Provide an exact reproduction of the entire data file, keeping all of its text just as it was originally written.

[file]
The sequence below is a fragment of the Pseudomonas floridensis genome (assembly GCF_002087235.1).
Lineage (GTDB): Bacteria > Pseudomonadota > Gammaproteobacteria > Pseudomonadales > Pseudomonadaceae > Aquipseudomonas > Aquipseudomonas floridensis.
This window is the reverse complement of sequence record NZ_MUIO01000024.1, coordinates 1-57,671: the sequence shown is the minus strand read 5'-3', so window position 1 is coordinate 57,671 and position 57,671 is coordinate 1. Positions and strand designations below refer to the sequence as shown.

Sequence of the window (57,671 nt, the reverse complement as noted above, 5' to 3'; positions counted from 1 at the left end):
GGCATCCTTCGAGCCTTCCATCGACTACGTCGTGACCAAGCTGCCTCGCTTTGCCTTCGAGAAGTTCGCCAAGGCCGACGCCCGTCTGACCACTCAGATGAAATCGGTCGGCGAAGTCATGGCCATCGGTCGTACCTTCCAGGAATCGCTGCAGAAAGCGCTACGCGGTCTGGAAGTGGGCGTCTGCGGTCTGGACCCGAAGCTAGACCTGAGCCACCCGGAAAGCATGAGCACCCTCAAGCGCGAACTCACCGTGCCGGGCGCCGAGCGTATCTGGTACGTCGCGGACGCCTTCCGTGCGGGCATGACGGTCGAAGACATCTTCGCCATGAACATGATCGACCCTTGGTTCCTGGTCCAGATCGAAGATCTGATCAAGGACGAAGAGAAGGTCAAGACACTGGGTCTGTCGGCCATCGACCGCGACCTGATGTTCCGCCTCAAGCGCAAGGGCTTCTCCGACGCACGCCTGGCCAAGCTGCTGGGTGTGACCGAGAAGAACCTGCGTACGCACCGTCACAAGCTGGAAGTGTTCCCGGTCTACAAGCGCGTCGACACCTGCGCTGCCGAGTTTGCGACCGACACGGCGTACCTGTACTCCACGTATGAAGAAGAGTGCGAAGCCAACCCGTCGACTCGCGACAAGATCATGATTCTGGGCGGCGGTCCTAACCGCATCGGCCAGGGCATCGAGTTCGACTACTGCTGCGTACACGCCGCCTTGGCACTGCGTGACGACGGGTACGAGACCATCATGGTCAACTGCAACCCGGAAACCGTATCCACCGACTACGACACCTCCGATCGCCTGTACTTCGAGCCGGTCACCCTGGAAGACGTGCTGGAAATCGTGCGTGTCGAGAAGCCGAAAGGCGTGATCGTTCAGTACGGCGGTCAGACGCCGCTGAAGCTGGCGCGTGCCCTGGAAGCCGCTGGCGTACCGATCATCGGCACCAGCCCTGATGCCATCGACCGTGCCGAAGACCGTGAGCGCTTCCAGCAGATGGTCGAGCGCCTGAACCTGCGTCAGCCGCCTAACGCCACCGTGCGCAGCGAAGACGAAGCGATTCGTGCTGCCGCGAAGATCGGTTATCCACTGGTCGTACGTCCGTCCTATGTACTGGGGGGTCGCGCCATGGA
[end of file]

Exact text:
The sequence below is a fragment of the Pseudomonas floridensis genome (assembly GCF_002087235.1).
Lineage (GTDB): Bacteria > Pseudomonadota > Gammaproteobacteria > Pseudomonadales > Pseudomonadaceae > Aquipseudomonas > Aquipseudomonas floridensis.
This window is the reverse complement of sequence record NZ_MUIO01000024.1, coordinates 1-57,671: the sequence shown is the minus strand read 5'-3', so window position 1 is coordinate 57,671 and position 57,671 is coordinate 1. Positions and strand designations below refer to the sequence as shown.

Sequence of the window (57,671 nt, the reverse complement as noted above, 5' to 3'; positions counted from 1 at the left end):
GGCATCCTTCGAGCCTTCCATCGACTACGTCGTGACCAAGCTGCCTCGCTTTGCCTTCGAGAAGTTCGCCAAGGCCGACGCCCGTCTGACCACTCAGATGAAATCGGTCGGCGAAGTCATGGCCATCGGTCGTACCTTCCAGGAATCGCTGCAGAAAGCGCTACGCGGTCTGGAAGTGGGCGTCTGCGGTCTGGACCCGAAGCTAGACCTGAGCCACCCGGAAAGCATGAGCACCCTCAAGCGCGAACTCACCGTGCCGGGCGCCGAGCGTATCTGGTACGTCGCGGACGCCTTCCGTGCGGGCATGACGGTCGAAGACATCTTCGCCATGAACATGATCGACCCTTGGTTCCTGGTCCAGATCGAAGATCTGATCAAGGACGAAGAGAAGGTCAAGACACTGGGTCTGTCGGCCATCGACCGCGACCTGATGTTCCGCCTCAAGCGCAAGGGCTTCTCCGACGCACGCCTGGCCAAGCTGCTGGGTGTGACCGAGAAGAACCTGCGTACGCACCGTCACAAGCTGGAAGTGTTCCCGGTCTACAAGCGCGTCGACACCTGCGCTGCCGAGTTTGCGACCGACACGGCGTACCTGTACTCCACGTATGAAGAAGAGTGCGAAGCCAACCCGTCGACTCGCGACAAGATCATGATTCTGGGCGGCGGTCCTAACCGCATCGGCCAGGGCATCGAGTTCGACTACTGCTGCGTACACGCCGCCTTGGCACTGCGTGACGACGGGTACGAGACCATCATGGTCAACTGCAACCCGGAAACCGTATCCACCGACTACGACACCTCCGATCGCCTGTACTTCGAGCCGGTCACCCTGGAAGACGTGCTGGAAATCGTGCGTGTCGAGAAGCCGAAAGGCGTGATCGTTCAGTACGGCGGTCAGACGCCGCTGAAGCTGGCGCGTGCCCTGGAAGCCGCTGGCGTACCGATCATCGGCACCAGCCCTGATGCCATCGACCGTGCCGAAGACCGTGAGCGCTTCCAGCAGATGGTCGAGCGCCTGAACCTGCGTCAGCCGCCTAACGCCACCGTGCGCAGCGAAGACGAAGCGATTCGTGCTGCCGCGAAGATCGGTTATCCACTGGTCGTACGTCCGTCCTATGTACTGGGGGGTCGCGCCATGGA